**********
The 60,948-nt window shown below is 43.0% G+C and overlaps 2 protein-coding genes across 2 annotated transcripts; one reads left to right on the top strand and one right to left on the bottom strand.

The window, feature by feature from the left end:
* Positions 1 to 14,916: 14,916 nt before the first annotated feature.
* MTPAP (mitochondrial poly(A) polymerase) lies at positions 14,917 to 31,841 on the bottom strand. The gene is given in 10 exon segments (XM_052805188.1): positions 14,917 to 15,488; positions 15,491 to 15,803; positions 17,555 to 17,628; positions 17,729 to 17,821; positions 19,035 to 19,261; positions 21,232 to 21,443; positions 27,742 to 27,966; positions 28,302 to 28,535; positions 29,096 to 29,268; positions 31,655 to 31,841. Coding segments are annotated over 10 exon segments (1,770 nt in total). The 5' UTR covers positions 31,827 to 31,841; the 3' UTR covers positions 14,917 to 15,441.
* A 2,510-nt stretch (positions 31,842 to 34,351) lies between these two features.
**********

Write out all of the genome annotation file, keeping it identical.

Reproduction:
The 60,948-nt window shown below is 43.0% G+C and overlaps 2 protein-coding genes across 2 annotated transcripts; one reads left to right on the top strand and one right to left on the bottom strand.

The window, feature by feature from the left end:
* Positions 1 to 14,916: 14,916 nt before the first annotated feature.
* MTPAP (mitochondrial poly(A) polymerase) lies at positions 14,917 to 31,841 on the bottom strand. The gene is given in 10 exon segments (XM_052805188.1): positions 14,917 to 15,488; positions 15,491 to 15,803; positions 17,555 to 17,628; positions 17,729 to 17,821; positions 19,035 to 19,261; positions 21,232 to 21,443; positions 27,742 to 27,966; positions 28,302 to 28,535; positions 29,096 to 29,268; positions 31,655 to 31,841. Coding segments are annotated over 10 exon segments (1,770 nt in total). The 5' UTR covers positions 31,827 to 31,841; the 3' UTR covers positions 14,917 to 15,441.
* A 2,510-nt stretch (positions 31,842 to 34,351) lies between these two features.